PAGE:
I’m the kind of nerd that keeps lists of places I want to visit. When I read something in a magazine, blog or on Instagram, I write it down in one of my (many!) notebooks. National Park Corcovado has been in it for years. And this year I visited Corcovado…twice! Once the tough way but the second time was much easier. I will tell you about my first trip to Corcovado in this post.
From Puerto Jimenez to Corcovado
I entered Costa Rica from Panama and I first stayed in a town called Puerto Jimenez. From there I wanted to enter Corcovado National Park. Another option would have been to enter from Drake Bay, which I did a couple of months later (see my article: Corcovado: the easier way).
Before I arrived Costa Rica I already booked my trip to Corcovado, because I wanted to make sure I could spend two nights at La Sirena Ranger Station. Since I didn’t want to pay for a private guide, I emailed a lot of companies and guides that I found on TripAdvisor. Kathya from Surcos Tours told me she would try to find some others for me to do the tour with. And she did! I was able to join Adam and Maya (from Israel) and Ted (from the USA).
We started our tour very early with some fresh bread from the bakery. We drove to Carate and we already saw some tropical screech owls, blue butterflies and raccoons on the way. Very promising!
Walking to La Sirena Ranger Station: hot, hot, hot
Around 9 am we started walking and after an hour we arrived at La Leona Ranger Station, where the national park begins. From there we had to walk to La Sirena Ranger Station, where we were going to spend the next two nights. And getting there was the tough part. According to our Guide, Oscar, the humidity that day was around 100%. No wonder my sunscreen just wouldn’t stick on and I ran out of my 3 liters (!) of water already halfway the walk. Fortunately, I could refill my bottles in a river, because Oscar brought something to filter water.
According to the map it was a 5 hour walk to the ranger station, but it took us way longer. Maybe twice the time.
We walked big parts on the beach but also through the lush green. We spotted an insane number of animals, among others howler-, squirrel-, and spider monkeys, macaws, trogons, a small snake and even an anteater. But unfortunately no puma, even though that would have been possible on this trail. We did see some puma tracks though.
After hours, we arrived at a river we had to cross. When I was preparing my trip, I read a blog about a group that crossed this river while it was high tide. On the pictures, you could see how they were trying to keep their heads above the water. Very risky because there are tons of crocodiles and bull sharks (during high tide) in this river. But fortunately, it was low tide and we could simply cross the river. After crossing the river, it was about another hour to La Sirena Ranger Station. I more or less zombied this last hour to the ranger station.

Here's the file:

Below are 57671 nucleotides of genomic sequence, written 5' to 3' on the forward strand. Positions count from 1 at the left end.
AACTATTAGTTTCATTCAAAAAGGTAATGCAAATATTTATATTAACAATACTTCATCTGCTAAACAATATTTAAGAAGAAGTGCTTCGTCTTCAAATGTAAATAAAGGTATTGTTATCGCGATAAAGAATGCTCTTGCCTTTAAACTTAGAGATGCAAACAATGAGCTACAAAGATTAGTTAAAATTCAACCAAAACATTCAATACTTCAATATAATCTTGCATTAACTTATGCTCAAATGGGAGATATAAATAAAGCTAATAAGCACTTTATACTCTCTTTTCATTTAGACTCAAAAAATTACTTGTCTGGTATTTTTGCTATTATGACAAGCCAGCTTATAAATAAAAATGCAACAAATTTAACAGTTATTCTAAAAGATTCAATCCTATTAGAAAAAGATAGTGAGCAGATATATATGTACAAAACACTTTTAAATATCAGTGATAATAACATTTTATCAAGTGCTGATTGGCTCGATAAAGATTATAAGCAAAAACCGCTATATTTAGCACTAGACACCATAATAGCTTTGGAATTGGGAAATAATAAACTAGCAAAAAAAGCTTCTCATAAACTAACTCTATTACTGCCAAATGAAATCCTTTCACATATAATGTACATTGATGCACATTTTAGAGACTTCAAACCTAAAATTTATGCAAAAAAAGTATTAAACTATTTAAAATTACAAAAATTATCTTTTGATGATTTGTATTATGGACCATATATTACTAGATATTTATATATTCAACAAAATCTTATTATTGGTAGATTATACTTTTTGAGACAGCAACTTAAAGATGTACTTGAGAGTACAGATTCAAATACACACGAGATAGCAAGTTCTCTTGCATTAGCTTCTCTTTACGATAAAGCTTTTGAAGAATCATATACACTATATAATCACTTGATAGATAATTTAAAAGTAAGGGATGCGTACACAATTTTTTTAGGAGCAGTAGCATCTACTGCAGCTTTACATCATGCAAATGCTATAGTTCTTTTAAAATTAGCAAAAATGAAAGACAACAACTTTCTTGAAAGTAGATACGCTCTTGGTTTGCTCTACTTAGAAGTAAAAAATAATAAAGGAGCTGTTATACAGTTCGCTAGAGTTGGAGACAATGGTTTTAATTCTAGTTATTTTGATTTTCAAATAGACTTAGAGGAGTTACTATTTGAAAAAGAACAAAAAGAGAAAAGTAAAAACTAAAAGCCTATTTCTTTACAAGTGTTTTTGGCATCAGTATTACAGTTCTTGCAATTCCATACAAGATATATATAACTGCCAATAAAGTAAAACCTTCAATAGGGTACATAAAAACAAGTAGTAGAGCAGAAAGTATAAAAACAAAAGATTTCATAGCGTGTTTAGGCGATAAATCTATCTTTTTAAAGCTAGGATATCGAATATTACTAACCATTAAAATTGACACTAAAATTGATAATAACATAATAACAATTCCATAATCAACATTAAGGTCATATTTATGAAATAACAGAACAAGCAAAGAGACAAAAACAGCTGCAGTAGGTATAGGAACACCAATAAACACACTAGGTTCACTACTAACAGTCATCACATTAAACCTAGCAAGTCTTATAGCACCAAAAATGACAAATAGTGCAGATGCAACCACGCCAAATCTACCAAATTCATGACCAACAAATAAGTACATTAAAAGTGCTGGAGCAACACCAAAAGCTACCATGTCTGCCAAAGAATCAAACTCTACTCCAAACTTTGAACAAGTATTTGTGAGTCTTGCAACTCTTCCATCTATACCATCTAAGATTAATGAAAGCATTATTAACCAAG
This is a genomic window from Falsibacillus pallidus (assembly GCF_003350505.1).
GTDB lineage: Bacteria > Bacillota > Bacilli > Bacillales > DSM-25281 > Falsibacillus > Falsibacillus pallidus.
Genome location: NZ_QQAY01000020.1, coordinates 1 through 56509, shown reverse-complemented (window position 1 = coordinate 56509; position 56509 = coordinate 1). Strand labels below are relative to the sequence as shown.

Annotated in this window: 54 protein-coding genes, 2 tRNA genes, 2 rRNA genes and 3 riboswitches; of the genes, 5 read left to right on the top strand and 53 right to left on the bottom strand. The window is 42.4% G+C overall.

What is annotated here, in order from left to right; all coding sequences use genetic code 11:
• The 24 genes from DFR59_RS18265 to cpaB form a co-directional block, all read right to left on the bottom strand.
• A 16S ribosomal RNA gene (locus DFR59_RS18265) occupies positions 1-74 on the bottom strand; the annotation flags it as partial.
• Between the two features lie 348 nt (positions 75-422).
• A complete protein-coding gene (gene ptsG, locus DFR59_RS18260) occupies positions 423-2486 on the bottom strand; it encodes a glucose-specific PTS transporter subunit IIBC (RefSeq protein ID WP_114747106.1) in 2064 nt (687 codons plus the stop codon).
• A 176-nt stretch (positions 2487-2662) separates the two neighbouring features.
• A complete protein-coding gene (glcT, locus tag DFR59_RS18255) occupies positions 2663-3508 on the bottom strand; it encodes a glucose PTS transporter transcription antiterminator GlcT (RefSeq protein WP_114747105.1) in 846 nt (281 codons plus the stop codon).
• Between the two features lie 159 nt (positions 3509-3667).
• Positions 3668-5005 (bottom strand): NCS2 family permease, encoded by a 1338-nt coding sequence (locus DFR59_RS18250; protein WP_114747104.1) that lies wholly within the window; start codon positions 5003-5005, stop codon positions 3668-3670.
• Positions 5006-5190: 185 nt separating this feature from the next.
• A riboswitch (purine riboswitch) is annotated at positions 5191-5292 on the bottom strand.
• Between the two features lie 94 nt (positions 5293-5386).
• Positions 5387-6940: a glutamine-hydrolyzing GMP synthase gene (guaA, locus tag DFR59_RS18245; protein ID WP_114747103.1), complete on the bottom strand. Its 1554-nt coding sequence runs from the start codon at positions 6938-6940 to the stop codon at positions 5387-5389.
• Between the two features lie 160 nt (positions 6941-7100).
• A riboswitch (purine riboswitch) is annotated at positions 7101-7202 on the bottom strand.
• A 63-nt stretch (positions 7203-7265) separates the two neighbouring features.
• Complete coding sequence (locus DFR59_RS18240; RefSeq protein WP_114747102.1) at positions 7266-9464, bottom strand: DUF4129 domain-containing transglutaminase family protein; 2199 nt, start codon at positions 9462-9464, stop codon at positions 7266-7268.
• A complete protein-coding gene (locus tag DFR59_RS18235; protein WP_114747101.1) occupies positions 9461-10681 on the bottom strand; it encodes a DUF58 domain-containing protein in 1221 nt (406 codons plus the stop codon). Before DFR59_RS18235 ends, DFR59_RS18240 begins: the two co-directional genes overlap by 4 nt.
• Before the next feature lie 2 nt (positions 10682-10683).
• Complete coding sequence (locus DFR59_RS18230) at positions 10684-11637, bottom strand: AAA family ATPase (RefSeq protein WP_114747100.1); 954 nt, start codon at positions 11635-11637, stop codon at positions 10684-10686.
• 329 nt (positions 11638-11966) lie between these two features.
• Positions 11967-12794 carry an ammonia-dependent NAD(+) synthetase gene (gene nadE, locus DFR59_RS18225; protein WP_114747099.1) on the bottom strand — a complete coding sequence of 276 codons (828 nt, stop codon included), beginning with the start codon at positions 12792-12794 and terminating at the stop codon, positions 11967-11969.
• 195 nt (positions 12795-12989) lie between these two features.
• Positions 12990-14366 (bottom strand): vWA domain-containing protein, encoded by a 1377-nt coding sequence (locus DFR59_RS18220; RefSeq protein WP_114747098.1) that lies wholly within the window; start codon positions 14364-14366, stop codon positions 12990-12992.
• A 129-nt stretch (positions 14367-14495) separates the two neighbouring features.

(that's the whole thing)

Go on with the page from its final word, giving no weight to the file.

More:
La Sirena Ranger Station
It was afternoon when we arrived La Sirena Ranger Station. We all felt more dead than alive but we were immediately awarded with a tapir grazing next to the ranger station! Unfortunately, I counted 5 blisters. A little bit of history repeating… (see Bruised and battered in Columbia).
We had dinner (which was better than I expected after reading some negative reviews) and went to bed at 19:30. We slept at an open dorm (no walls!), with very clean sheets and the other facilities were spotless too; I even saw how they cleaned the taps with a tooth brush! The lights of the ranger station went out at 20 pm and at that point I was already deep asleep.
The next day we started walking at 5 am and saw tapirs swimming, a crocodile, a sloth with a baby, beautiful birds, monkeys and so on. Even a group of (potentially aggressive) peccaries. After a lunch and siesta, it rained cats and dogs, but even from the ranger station we spotted a lot of animals. And through the telescope of our guide we could see everything in full detail.
The walk back to Carate
On day three we had to walk back to Carate. I was a bit worried because of my blisters and the thought of the unbearable hot first day, but it was clouded, which made life easier!
Just when we left, a tapir crossed our path. Unreal, I had to pinch myself! The river was a bit higher but still doable (our guide knew exactly when it was high tide, that’s why he told us to leave early). And before we crossed we saw two tapirs (one baby!) crossing the same river. Just insane!
We even did a good deed: we planted coconuts where a land slide took many trees away.
Back in Carate, the car was waiting for us and took us back to Puerto Jimenez. But not before we took some pictures of macaws.
At my accommodation, I went through my pictures and realised how many amazing things I’ve seen. Yes, the conditions were tough, sometimes almost unbearable, but so worth it! The diversity of wildlife in this park is so unbelievable that I can highly recommend it. If you are a wildlife lover this is simply the place to be! Still very pristine but with a very comfortable ranger station. I wouldn’t have missed visiting Corcovado this way, but the good news is that there are easier ways to visit the park as well. See my other blog: Corcovado: the easier way.